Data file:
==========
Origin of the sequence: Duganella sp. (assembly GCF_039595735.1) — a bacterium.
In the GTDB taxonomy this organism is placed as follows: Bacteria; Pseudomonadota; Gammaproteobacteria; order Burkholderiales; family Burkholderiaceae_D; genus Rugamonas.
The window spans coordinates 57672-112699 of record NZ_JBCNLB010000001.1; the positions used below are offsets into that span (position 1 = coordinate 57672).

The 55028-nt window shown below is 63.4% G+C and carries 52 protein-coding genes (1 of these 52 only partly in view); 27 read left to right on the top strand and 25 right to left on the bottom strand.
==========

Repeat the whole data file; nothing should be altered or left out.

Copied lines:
Origin of the sequence: Duganella sp. (assembly GCF_039595735.1) — a bacterium.
In the GTDB taxonomy this organism is placed as follows: Bacteria; Pseudomonadota; Gammaproteobacteria; order Burkholderiales; family Burkholderiaceae_D; genus Rugamonas.
The window spans coordinates 57672-112699 of record NZ_JBCNLB010000001.1; the positions used below are offsets into that span (position 1 = coordinate 57672).

The 55028-nt window shown below is 63.4% G+C and carries 52 protein-coding genes (1 of these 52 only partly in view); 27 read left to right on the top strand and 25 right to left on the bottom strand.